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A pod to call your own

May 20 2009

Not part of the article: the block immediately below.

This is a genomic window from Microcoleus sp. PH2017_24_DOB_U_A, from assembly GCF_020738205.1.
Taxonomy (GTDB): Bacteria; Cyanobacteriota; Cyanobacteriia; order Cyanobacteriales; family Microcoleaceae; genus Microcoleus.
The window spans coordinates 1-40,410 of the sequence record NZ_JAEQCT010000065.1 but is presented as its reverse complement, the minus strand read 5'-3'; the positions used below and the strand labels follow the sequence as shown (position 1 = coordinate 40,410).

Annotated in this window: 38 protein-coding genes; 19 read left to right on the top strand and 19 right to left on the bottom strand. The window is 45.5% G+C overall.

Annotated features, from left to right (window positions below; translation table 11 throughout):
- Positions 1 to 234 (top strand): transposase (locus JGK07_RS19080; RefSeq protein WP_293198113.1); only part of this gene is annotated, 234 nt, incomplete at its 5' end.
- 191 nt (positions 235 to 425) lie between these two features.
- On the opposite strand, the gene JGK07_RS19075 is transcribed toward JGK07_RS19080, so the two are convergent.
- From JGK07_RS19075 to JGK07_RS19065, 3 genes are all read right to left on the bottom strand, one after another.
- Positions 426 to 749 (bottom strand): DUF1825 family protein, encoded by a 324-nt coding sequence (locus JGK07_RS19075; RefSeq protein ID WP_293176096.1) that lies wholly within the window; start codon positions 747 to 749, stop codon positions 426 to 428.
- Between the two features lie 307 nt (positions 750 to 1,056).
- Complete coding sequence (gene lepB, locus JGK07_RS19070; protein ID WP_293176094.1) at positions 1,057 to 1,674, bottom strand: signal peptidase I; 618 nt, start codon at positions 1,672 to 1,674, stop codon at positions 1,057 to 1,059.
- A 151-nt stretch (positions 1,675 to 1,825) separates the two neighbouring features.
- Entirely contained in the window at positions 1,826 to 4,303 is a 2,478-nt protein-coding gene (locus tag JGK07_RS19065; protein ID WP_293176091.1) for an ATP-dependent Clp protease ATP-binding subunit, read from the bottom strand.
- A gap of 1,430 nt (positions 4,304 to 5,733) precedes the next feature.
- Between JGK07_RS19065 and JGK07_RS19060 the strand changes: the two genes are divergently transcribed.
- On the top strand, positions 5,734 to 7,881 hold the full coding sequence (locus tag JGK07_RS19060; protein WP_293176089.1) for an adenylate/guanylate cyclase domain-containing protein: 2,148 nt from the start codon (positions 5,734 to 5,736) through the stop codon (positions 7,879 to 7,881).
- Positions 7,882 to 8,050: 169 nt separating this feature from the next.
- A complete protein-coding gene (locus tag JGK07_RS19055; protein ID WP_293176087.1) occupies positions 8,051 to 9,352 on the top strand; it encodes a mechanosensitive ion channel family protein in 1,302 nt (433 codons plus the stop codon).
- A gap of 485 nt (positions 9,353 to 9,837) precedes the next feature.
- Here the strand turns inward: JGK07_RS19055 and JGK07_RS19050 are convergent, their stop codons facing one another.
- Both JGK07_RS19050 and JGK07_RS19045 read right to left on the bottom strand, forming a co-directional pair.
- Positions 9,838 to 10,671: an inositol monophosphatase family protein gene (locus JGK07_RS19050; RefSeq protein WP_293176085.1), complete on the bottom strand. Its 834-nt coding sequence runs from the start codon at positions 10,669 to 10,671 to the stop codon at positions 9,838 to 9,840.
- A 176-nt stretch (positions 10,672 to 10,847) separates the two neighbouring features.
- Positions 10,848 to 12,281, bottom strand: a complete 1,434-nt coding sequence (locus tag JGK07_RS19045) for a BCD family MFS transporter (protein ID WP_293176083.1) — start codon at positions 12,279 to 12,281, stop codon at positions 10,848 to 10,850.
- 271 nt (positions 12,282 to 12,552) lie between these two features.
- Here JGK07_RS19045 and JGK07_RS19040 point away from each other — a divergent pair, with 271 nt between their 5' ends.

Lay your head down in your very own private spaceship Privacy is one of the first things to be neglected when people are looking for somewhere to bed down for the night, but designer Malcolm Crayton thinks he has found the answer. A controversial new design went on show last month, a sleep pod that looked so much like a spaceship the idea of sleeping was far from my mind. The small pods have a battery-supported lighting system, which means there is no need for extra power. Although it was disappointing to find out that there were no secret compartments within, there was enough room to put a rucksack and a pair of shoes in the storage spaces above and behind the bed. These sleep pods are not made for hard wear on the streets. Mike Neal, from Form Design Architecture said: "They are designed to be placed in any enclosed space; for St Patrick's church [Brighton], which ordered the sleep-pod a few months ago (see our July issue), or buildings that are offered to charities for short-term use." They have a lock for private space but they cannot guarantee security. Mike Neal was firm on this point: "They could be made to work this way in the future. For now they provide private space, but they must be placed in a secure and controllable environment." Lorica Trust, a Sussex-based organisation based in St Patrick's that aims to promote and provide housing and shelter, are hoping the design takes off. They are attempting to raise the funds necessary to buy 20 of the pods. Jack Wheale, representative and leading figure of the Trust explained why: "We want to provide a facility that seems to be in tune with the way people think right now. "There seems to be less willingness to sleep communally. This generation needs more private space." Another problem that the sleep pods aim to solve is the accommodation of women, said Mr Wheale. "Twenty-two to 25 per cent of the people who come to us are women, and we cannot accommodate them in our dormitories for security reasons. We have been trying to find alternative accommodation, to assure they would be secure and independent. Sleep-pods would certainly help us do that", he added. The pods are not yet able to accommodate couples or families, but alterations to the design could be made in future, Mr Neal said. Lorica is looking for sponsors to fund the sleep pods, but according to the charity the demand is for more than just the 20 they are looking for. "The Brighton council claims they are ten or fewer rough sleepers in the city. Our shelter accommodates 22 people, and it is full every night. When it's cold and dark we also let people sleep in the church and we operate a night cafe for 30 people, which means, we accommodate almost 55 people," said Mr Wheale. It seems the luxury of a sleep pod will be offered, at least in the beginning, only to a select few. Even if the sleep pod operation is successful, a person can only occupy the pod for three weeks. Mr Wheale explained: "We want to get any issues sorted with our help, and assist people in finding solutions, such a permanent accommodation or a job. If we see they are willing to do that, and they need to stay longer, we would allow it. "If we can't help someone, we might be able to help someone else. They could be 'blocking' the bed for someone else," he added. Doubts remain about such solutions though, especially when it is estimated each sleep pod would cost £3,000. This means Lorica needs £60,000 to accommodate its regulars. Mr Wheale was confident this price was worth it. "The sleep pods have a five-year life-span, while a room in a hostel would cost thousands of pounds per year. After a few months you realise you could have bought a sleep pod." He went on to say: "I would really like to see more sponsors, so that the price of the product would decrease." "So did you have any offers tonight?" The Pavement asked at the show where the pods where unveiled. "Well I don't have a check in my hands, but the reaction was very positive. I had indications that we will soon have a few", he said. One of Lorica's aims is to "end homelessness," and we asked Mr Wheale if he thought the pods would do it. "It's very difficult to say so, but they will certainly help," he said. "From our two-year experience we know there is a tendency for people to get locked into the homeless system. They have lots of knowledge and skill, but they don't know how to use them. "With the sleep pods and our support we can create a community that will prepare people to enter the society again. That's the plan." So, are we in urgent need of the expensive sleep pods, or is it another barrier to put up against each other? We'll wait and see.
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